Rick Teshima,
Chapel Hill, NC
Dad fought in the 442 and developed many friendships through his experience. Since it was also a tramatic time, he spoke very little about the events of that time. To see the events depicted through this commentary was a complete suprise to me. There are many heros in America. Some lay their lives on the line for the sake of freedom through the armed forces. Others, like these in the commentary fight for the principles of freedom in a different way, perhaps just as difficult as war, perhaps more difficult. Both are role models for future generations of Americans.

San Francisco
Regarding President Truman's 1947 Christmas Eve pardon of the resisters, does anyone know of a link/reference about how this came about, who advocated for it, etc.? Despite extensive searches, I haven't found that information. Kudos to the filmmakers for a compelling documentary.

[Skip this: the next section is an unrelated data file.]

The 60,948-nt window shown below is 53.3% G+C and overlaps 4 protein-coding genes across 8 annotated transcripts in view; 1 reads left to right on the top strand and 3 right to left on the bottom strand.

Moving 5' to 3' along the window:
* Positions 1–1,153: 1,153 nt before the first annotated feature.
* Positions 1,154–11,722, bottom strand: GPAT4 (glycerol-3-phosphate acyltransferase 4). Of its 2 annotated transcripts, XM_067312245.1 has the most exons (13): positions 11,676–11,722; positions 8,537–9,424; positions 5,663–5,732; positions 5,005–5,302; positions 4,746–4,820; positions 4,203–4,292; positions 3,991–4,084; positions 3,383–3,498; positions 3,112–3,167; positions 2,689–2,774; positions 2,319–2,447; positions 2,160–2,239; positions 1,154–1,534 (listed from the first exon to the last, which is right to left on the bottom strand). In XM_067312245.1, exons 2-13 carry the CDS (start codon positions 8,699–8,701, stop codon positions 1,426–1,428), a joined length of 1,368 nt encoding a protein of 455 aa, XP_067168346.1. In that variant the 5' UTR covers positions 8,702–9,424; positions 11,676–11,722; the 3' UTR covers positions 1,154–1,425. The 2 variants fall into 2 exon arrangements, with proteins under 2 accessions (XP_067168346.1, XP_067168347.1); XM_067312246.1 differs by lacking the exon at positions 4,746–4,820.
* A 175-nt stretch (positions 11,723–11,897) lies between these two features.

I saw your question on the talkback board at the Conscience and the Constitution website about the pardon of the Japanese American draft resisters.

I discuss this matter in my forthcoming book, "Free to Die for their Country." You can check out the book's website.

The pardon was sought by ACLU lawyer A.L. Wirin, who had represented the Fair Play Committee (and resisters from some of the other camps). He did it pretty much on his own; the resisters I've interviewed did not even know of the application until after it had already been granted.

-Eric Muller